By instinct, a person would attempt anything to persist on in the world, even if it means losing a grip on reality and taking a step closer to brutality. Lie Wishes does in fact escape his ghastly fate by standing by his father’s side, and successfully resisting temptation. Being in starvation mode for months on end is truly inhumane. For many, in all aspects of this book, hunger has made them barbarous and merciless. Lie recalls, “A piece [of bread] fell into our wagon. Decided that I would not move.
Anyway, I knew that would never have the strength to fight with a dozen savage men” (95). Hunger is very powerful. The subjective courage against life itself is what makes Lie more humane than ever. He stood back in pain, and watched those men obliterate each other, with no sign of discontinuance. Lie says, I noticed an old man dragging himself along on all fours. He held one hand to his heart. I understood he had a bit of bread under his shirt. A shadow threw itself upon him.
When they withdrew, next to me were two corpses, side by side, the father and the son. I was fifteen years old” (96). This was a detrimental experience for him, and he somehow managed to keep himself at ease and by all means, remain civil. P until their arrival at Auschwitz, Lie and their father never really had a close bond. During his existence the rough many of the camps at Auschwitz, Lie stuck with his father, and tries to help him in his final hours, instead of speeding up the process of death by consuming his fathers rations of bread.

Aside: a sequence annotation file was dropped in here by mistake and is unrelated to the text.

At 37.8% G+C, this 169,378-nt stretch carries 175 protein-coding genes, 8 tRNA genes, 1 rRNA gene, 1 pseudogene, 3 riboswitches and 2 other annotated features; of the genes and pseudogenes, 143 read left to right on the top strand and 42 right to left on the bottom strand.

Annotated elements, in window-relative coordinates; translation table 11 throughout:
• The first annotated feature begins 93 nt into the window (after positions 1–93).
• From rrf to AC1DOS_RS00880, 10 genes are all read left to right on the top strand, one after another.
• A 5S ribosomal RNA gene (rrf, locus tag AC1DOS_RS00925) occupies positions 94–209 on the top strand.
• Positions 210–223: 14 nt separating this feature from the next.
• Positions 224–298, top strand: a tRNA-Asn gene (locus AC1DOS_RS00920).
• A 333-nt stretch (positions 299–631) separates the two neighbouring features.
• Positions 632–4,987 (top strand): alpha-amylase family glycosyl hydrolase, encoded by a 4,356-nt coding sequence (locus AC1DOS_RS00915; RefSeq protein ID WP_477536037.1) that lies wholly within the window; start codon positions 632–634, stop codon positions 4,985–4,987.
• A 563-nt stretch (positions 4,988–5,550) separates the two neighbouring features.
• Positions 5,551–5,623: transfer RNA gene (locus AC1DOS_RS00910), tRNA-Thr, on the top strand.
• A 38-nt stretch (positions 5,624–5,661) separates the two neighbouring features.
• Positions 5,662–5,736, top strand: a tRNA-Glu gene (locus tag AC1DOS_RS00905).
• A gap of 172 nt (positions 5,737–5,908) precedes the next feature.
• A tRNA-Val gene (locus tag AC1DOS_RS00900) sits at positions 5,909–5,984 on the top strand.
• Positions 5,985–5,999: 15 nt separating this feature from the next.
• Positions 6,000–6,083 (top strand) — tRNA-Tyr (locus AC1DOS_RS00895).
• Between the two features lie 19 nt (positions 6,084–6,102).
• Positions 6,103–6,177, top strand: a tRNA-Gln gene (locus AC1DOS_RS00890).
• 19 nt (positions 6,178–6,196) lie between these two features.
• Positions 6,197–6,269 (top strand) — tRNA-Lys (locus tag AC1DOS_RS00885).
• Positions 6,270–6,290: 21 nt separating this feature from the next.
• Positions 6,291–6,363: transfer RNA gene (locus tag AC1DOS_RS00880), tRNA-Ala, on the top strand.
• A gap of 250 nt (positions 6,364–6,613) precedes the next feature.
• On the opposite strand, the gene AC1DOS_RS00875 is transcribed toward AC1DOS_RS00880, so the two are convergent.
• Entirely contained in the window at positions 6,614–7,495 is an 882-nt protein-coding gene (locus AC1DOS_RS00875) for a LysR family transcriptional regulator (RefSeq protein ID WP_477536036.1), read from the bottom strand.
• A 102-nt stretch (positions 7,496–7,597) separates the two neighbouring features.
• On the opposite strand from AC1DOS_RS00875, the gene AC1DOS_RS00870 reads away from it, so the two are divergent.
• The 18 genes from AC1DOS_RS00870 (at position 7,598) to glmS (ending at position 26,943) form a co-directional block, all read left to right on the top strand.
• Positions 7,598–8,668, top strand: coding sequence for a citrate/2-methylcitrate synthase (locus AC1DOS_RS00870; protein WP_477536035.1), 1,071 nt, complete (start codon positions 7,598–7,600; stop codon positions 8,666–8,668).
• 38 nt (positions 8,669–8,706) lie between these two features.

Sooner than expected, Else’s role shifts into a role of a parent, and realizes that the many father and son relationships have burned to ashes because they have gone insane with hunger and twisted ideals. Lie remembers seeing Rabbi Elision’s son during the run in the snow from Bunya to Glitziest. As Lie says it, “Then I remembered something else: his son had seen him losing ground, limping staggering back to the rear of the column. He had seen him. He had wanted to get rid of his father” (87). The Rabbi’s son had become selfish, and has forgotten morals, and loyalty from his past life.
It’s just about survival from here on out. Lie doesn’t leave his father for even a split second; he escapes the brutality of betrayal. On the other hand, Lie has had conflicting thoughts about his father’s existence proceeding any further. Lie, a once tender hearted being, had let his father’s needs slip out of his mind, and dreamed of devouring his father’s action of bread and soup so he can satisfy the needs for his aching madness of starvation. Though having these unforgivable dreams, he quickly reminds himself about not doing what Rabbi Elision’s son had done.
He feels remorse for even thinking ill mannered, and tends to his father’s needs almost immediately. The beating of Else’s father may also prove a point on how he can be a brute. While his father was being beaten by Ides, Lie sat back amongst the mass offsets; observing in silence. He, at one point, got frustrated with his father for not adapting to the Kapok behavior, and keeping himself blended in with the other Jews. This evidence is bypassed by everything else he has done for his father, including in his last days on earth.